They might not typically be the reason you go to the multiplex on a Saturday night. But these upcoming documentaries serve as reminders to live healthier, take a breath, and to be good to ourselves and those around us.
Benedict Cumberbatch lent his considerable vocal prowess to the narration of “Walk With Me,” which provides a peek into the life of Zen master Thich Nhát Hanh at his secluded Plum Village monastery outside France’s Bordeaux region.
The film, which had its Los Angeles premiere in early September, is directed by Marc J. Francis and Max Pugh. The scenery is sublime, the messages uplifting and just the act of watching it will make you want to slow down.
Info: The movie is currently being screened via Theatrical On Demand, which allows people to host a screening. There is one Nov. 7 in Calabasas. Information and tickets about the screening.
Thrive and survive
Irvine-based Pedram Shojai, founder of wellness site well.org and self-described “urban monk,” distills his fascination with conscious capitalism into “Prosperity” by setting out to discover “sustainable ways for us all to thrive.”
He follows the founder of a nutritional supplement brand as she tries to implement a fair trade deal for an indigenous tribe near Panama and talks to companies that believe in a “for benefit” model — such as Studio Movie Grill cinemas, which offer screenings specifically for special-needs children.
Info: “Prosperity” will be screened at the Music Hall, 9036 Wilshire Blvd., in Beverly Hills until Oct. 5. Thereafter on DVD and online.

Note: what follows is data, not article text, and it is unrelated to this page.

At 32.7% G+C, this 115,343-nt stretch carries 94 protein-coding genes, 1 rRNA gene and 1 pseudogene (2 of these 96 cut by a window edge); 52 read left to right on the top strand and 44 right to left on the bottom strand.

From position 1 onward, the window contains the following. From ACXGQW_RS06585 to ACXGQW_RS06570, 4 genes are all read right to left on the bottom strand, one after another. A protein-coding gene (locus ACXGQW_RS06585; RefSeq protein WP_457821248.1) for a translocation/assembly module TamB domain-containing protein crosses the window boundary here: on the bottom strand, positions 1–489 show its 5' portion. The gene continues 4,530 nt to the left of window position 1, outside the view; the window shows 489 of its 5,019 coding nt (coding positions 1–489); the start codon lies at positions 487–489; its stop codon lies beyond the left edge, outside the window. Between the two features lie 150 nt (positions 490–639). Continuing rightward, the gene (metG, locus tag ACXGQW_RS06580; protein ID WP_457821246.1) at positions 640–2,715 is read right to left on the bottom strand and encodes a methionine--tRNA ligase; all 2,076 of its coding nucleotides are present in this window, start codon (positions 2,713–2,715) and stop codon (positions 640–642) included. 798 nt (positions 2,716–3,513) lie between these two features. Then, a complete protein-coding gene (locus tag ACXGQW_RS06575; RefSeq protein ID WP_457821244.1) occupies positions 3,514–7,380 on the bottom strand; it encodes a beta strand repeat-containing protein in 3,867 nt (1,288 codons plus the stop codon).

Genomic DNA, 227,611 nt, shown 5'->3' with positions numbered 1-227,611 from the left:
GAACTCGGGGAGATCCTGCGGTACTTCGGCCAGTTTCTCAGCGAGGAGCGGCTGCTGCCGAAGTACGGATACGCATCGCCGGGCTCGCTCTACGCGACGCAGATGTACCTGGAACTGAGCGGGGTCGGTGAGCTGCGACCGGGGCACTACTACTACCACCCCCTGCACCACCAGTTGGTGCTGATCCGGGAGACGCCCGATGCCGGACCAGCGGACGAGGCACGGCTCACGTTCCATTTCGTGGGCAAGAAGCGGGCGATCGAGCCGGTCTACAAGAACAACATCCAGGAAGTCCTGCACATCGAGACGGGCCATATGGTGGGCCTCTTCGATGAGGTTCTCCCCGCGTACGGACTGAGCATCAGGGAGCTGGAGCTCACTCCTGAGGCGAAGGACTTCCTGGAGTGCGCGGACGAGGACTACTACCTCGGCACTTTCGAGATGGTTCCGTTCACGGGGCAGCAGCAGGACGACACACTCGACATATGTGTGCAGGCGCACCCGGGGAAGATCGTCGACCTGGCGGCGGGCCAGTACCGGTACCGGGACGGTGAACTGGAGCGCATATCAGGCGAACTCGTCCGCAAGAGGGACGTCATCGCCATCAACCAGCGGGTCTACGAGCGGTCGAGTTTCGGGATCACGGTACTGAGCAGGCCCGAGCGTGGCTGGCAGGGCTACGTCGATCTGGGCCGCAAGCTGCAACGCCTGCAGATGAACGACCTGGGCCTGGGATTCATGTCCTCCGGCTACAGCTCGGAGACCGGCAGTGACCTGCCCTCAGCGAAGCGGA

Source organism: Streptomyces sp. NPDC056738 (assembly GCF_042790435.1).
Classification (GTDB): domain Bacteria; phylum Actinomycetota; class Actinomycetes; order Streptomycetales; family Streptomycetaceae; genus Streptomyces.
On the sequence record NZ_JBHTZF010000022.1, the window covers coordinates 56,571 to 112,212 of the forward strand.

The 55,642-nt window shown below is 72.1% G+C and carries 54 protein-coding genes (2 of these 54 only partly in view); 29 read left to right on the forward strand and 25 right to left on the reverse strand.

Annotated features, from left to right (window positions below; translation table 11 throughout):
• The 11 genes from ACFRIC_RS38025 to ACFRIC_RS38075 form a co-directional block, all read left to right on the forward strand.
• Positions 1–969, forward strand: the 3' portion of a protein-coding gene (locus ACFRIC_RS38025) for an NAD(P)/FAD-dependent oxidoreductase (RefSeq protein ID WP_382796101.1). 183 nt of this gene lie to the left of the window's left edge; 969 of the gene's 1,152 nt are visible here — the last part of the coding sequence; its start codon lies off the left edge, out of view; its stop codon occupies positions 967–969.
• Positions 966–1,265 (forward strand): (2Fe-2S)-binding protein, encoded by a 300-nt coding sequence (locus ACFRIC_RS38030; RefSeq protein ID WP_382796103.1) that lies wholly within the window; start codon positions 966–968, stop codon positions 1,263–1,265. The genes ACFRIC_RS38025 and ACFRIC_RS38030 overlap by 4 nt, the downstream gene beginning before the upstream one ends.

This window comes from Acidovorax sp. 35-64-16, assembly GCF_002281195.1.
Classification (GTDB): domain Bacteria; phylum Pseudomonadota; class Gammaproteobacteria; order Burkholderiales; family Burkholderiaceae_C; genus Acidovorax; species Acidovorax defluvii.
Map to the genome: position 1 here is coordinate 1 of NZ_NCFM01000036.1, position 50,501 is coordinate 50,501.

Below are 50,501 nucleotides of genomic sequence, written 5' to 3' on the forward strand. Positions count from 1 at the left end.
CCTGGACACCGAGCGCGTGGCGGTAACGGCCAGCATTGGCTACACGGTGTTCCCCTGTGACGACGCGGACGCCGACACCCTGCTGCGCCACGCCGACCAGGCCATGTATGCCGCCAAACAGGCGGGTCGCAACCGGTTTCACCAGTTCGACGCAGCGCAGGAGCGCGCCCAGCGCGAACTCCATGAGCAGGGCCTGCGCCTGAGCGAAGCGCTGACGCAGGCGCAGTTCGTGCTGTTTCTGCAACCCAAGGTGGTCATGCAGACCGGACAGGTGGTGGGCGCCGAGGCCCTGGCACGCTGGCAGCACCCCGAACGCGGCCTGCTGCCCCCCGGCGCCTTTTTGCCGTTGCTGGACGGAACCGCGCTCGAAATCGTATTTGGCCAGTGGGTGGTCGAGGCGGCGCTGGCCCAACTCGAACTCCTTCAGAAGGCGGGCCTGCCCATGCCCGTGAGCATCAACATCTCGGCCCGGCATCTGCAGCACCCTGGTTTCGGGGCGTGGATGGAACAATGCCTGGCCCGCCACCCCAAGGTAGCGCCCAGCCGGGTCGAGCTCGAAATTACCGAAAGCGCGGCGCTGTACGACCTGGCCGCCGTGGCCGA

In “Heal,” medical experts and scientists join people who were afflicted with serious diseases to discuss the body’s innate ability to heal. Writer and director Kelly Noonan Gores said she felt compelled to make the film after following the work of the likes of Deepak Chopra, biologist Bruce Lipton and author Anita Moorjani, whose 2014 bestselling memoir “Dying to Be Me” documents her recovery from serious cancer.
“I was fascinated with how intelligent the human body is, how it’s designed to repair itself,” said Noonan Gores. “I wanted to sit down with these teachers and see what was truly possible. It feels like so many people are sick these days, and that they are ready to hear this information.”
Info: Oct. 20 at Laemmle’s Monica Film Center, 1332 2nd St., Santa Monica, and through hosted screenings. The film will be released on VOD platforms Dec. 5.
Help for young girls
A documentary looking at the self-esteem and anxiety issues faced by girls won’t be out till next year, but in the meantime, mini-episodes of “self(i.e.)” leading up to the feature have started streaming on YouTube. Sarah Dubbeldam, CEO of Darling Media, partnered with fashion brand Aerie by American Eagle to create the content after she realized that every girl she encountered — as young as 8 — held themselves to the impossible (and retouched) standards of beauty they see on social media.
“They’re aspiring to standards based on a deception, to something that’s not real,” said Dubbeldam, a former model. “There are studies that show anxiety has surpassed depression in women because of the pressures from social media. It’s a pervasive problem that needs to be fixed from the inside out.”
Between now and the end of the year, there will be 10 mini-episodes, which run a few minutes each.
Info: The videos are available on Darling’s YouTube channel.
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He lost 84 pounds in four months — and kept it off
California’s outbreak of hepatitis A, already the nation’s second largest in the last 20 years, could continue for many months, even years, health officials said Thursday.
At least 569 people have been infected and 17 have died of the virus since November in San Diego, Santa Cruz and Los Angeles counties, where local outbreaks have been declared.